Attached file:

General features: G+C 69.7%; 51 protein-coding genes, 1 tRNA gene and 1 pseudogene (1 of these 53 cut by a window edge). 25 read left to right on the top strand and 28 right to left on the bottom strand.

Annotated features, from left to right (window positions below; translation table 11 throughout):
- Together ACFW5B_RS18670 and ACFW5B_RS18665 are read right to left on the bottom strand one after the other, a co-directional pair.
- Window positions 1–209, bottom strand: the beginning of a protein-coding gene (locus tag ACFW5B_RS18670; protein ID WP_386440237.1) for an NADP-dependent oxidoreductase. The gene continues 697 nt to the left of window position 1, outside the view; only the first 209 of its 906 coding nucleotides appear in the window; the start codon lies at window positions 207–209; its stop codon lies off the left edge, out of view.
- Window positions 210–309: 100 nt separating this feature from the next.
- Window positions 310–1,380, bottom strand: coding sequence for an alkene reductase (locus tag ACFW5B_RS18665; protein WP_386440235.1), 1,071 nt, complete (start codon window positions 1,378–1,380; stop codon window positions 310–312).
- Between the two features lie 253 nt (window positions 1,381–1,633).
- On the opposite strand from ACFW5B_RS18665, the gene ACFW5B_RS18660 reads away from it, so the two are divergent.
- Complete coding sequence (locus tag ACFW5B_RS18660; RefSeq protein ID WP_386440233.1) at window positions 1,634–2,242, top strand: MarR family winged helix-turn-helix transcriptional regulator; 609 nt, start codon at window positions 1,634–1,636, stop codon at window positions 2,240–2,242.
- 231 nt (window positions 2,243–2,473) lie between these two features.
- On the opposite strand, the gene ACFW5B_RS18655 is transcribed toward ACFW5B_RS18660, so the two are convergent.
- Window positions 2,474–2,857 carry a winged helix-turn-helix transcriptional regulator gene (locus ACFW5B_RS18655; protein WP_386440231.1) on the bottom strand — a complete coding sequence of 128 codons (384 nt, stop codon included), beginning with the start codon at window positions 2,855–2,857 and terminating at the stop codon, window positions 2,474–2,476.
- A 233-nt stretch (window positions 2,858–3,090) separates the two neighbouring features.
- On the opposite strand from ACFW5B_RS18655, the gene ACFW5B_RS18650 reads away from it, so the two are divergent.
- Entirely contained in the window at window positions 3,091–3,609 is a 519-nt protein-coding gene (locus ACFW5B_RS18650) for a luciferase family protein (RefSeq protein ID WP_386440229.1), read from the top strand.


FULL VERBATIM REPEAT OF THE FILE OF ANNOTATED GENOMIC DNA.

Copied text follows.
General features: G+C 69.7%; 51 protein-coding genes, 1 tRNA gene and 1 pseudogene (1 of these 53 cut by a window edge). 25 read left to right on the top strand and 28 right to left on the bottom strand.

Annotated features, from left to right (window positions below; translation table 11 throughout):
- Together ACFW5B_RS18670 and ACFW5B_RS18665 are read right to left on the bottom strand one after the other, a co-directional pair.
- Window positions 1–209, bottom strand: the beginning of a protein-coding gene (locus tag ACFW5B_RS18670; protein ID WP_386440237.1) for an NADP-dependent oxidoreductase. The gene continues 697 nt to the left of window position 1, outside the view; only the first 209 of its 906 coding nucleotides appear in the window; the start codon lies at window positions 207–209; its stop codon lies off the left edge, out of view.
- Window positions 210–309: 100 nt separating this feature from the next.
- Window positions 310–1,380, bottom strand: coding sequence for an alkene reductase (locus tag ACFW5B_RS18665; protein WP_386440235.1), 1,071 nt, complete (start codon window positions 1,378–1,380; stop codon window positions 310–312).
- Between the two features lie 253 nt (window positions 1,381–1,633).
- On the opposite strand from ACFW5B_RS18665, the gene ACFW5B_RS18660 reads away from it, so the two are divergent.
- Complete coding sequence (locus tag ACFW5B_RS18660; RefSeq protein ID WP_386440233.1) at window positions 1,634–2,242, top strand: MarR family winged helix-turn-helix transcriptional regulator; 609 nt, start codon at window positions 1,634–1,636, stop codon at window positions 2,240–2,242.
- 231 nt (window positions 2,243–2,473) lie between these two features.
- On the opposite strand, the gene ACFW5B_RS18655 is transcribed toward ACFW5B_RS18660, so the two are convergent.
- Window positions 2,474–2,857 carry a winged helix-turn-helix transcriptional regulator gene (locus ACFW5B_RS18655; protein WP_386440231.1) on the bottom strand — a complete coding sequence of 128 codons (384 nt, stop codon included), beginning with the start codon at window positions 2,855–2,857 and terminating at the stop codon, window positions 2,474–2,476.
- A 233-nt stretch (window positions 2,858–3,090) separates the two neighbouring features.
- On the opposite strand from ACFW5B_RS18655, the gene ACFW5B_RS18650 reads away from it, so the two are divergent.
- Entirely contained in the window at window positions 3,091–3,609 is a 519-nt protein-coding gene (locus ACFW5B_RS18650) for a luciferase family protein (RefSeq protein ID WP_386440229.1), read from the top strand.